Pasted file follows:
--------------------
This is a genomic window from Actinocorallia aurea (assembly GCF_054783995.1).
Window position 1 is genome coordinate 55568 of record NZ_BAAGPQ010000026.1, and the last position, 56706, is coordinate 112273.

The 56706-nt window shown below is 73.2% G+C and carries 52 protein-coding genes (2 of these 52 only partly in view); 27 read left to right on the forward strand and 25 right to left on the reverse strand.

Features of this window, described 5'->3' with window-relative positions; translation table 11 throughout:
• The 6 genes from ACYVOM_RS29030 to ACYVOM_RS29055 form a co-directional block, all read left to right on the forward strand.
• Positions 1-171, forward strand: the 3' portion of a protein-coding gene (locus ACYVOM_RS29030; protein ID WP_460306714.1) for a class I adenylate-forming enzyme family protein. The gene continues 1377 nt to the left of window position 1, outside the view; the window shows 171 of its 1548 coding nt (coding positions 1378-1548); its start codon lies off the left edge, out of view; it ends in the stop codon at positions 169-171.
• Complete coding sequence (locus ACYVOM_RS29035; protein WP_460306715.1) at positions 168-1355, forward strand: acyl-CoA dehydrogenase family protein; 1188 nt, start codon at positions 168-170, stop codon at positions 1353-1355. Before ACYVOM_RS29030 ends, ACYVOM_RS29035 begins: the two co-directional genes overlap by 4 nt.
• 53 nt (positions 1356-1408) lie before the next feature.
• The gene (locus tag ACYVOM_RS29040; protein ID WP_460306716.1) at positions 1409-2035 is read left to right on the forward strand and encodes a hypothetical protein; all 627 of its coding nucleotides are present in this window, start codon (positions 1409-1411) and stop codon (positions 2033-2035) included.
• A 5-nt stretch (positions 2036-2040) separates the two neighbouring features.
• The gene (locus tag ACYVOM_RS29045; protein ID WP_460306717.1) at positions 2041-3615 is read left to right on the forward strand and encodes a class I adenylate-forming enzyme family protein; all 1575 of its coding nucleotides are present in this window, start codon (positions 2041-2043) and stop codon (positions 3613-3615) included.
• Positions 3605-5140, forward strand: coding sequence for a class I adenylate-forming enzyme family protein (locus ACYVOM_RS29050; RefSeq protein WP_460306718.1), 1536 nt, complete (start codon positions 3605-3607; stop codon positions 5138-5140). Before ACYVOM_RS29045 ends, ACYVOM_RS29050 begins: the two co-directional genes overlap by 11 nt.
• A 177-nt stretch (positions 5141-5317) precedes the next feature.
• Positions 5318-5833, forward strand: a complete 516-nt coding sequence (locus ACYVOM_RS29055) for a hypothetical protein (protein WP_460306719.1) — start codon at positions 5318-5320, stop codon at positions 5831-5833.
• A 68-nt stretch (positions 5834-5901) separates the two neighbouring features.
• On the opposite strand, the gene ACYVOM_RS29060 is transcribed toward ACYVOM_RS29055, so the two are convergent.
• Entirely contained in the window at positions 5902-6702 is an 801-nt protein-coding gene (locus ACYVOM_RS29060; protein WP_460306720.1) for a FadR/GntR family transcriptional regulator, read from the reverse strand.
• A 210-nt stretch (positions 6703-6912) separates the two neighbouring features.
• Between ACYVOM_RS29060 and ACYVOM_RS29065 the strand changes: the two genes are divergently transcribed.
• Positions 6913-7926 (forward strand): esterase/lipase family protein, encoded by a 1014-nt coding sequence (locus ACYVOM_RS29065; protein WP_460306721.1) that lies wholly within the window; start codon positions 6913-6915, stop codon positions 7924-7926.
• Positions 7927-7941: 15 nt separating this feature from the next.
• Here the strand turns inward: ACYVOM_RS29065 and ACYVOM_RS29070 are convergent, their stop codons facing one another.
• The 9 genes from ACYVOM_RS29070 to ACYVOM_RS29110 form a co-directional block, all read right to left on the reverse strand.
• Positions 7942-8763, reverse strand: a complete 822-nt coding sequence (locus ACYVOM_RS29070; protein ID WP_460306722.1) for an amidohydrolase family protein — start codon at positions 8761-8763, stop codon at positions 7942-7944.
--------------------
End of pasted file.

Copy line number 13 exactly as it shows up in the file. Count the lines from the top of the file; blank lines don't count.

• A 177-nt stretch (positions 5141-5317) precedes the next feature.